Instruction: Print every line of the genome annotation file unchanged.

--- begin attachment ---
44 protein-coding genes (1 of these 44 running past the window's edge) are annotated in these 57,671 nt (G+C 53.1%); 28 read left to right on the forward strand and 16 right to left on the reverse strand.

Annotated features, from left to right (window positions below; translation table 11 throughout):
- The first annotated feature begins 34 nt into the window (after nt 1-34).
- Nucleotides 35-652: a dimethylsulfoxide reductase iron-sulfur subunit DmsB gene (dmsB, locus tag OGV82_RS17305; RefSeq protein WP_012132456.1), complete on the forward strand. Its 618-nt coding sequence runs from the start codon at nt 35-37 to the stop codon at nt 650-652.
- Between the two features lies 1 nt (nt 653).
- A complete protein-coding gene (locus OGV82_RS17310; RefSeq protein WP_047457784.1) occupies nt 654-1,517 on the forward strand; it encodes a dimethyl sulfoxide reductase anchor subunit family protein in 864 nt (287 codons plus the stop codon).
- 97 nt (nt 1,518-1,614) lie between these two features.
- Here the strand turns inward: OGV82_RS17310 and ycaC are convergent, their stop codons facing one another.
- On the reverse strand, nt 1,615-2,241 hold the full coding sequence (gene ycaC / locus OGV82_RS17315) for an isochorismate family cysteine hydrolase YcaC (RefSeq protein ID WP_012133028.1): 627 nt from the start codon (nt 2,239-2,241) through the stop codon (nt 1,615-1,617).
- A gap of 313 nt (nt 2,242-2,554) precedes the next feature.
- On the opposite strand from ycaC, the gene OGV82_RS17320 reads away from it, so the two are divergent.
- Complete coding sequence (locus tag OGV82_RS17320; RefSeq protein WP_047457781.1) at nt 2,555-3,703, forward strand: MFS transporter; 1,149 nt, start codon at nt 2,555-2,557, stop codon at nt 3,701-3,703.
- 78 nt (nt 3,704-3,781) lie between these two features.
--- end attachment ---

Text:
44 protein-coding genes (1 of these 44 running past the window's edge) are annotated in these 57,671 nt (G+C 53.1%); 28 read left to right on the forward strand and 16 right to left on the reverse strand.

Annotated features, from left to right (window positions below; translation table 11 throughout):
- The first annotated feature begins 34 nt into the window (after nt 1-34).
- Nucleotides 35-652: a dimethylsulfoxide reductase iron-sulfur subunit DmsB gene (dmsB, locus tag OGV82_RS17305; RefSeq protein WP_012132456.1), complete on the forward strand. Its 618-nt coding sequence runs from the start codon at nt 35-37 to the stop codon at nt 650-652.
- Between the two features lies 1 nt (nt 653).
- A complete protein-coding gene (locus OGV82_RS17310; RefSeq protein WP_047457784.1) occupies nt 654-1,517 on the forward strand; it encodes a dimethyl sulfoxide reductase anchor subunit family protein in 864 nt (287 codons plus the stop codon).
- 97 nt (nt 1,518-1,614) lie between these two features.
- Here the strand turns inward: OGV82_RS17310 and ycaC are convergent, their stop codons facing one another.
- On the reverse strand, nt 1,615-2,241 hold the full coding sequence (gene ycaC / locus OGV82_RS17315) for an isochorismate family cysteine hydrolase YcaC (RefSeq protein ID WP_012133028.1): 627 nt from the start codon (nt 2,239-2,241) through the stop codon (nt 1,615-1,617).
- A gap of 313 nt (nt 2,242-2,554) precedes the next feature.
- On the opposite strand from ycaC, the gene OGV82_RS17320 reads away from it, so the two are divergent.
- Complete coding sequence (locus tag OGV82_RS17320; RefSeq protein WP_047457781.1) at nt 2,555-3,703, forward strand: MFS transporter; 1,149 nt, start codon at nt 2,555-2,557, stop codon at nt 3,701-3,703.
- 78 nt (nt 3,704-3,781) lie between these two features.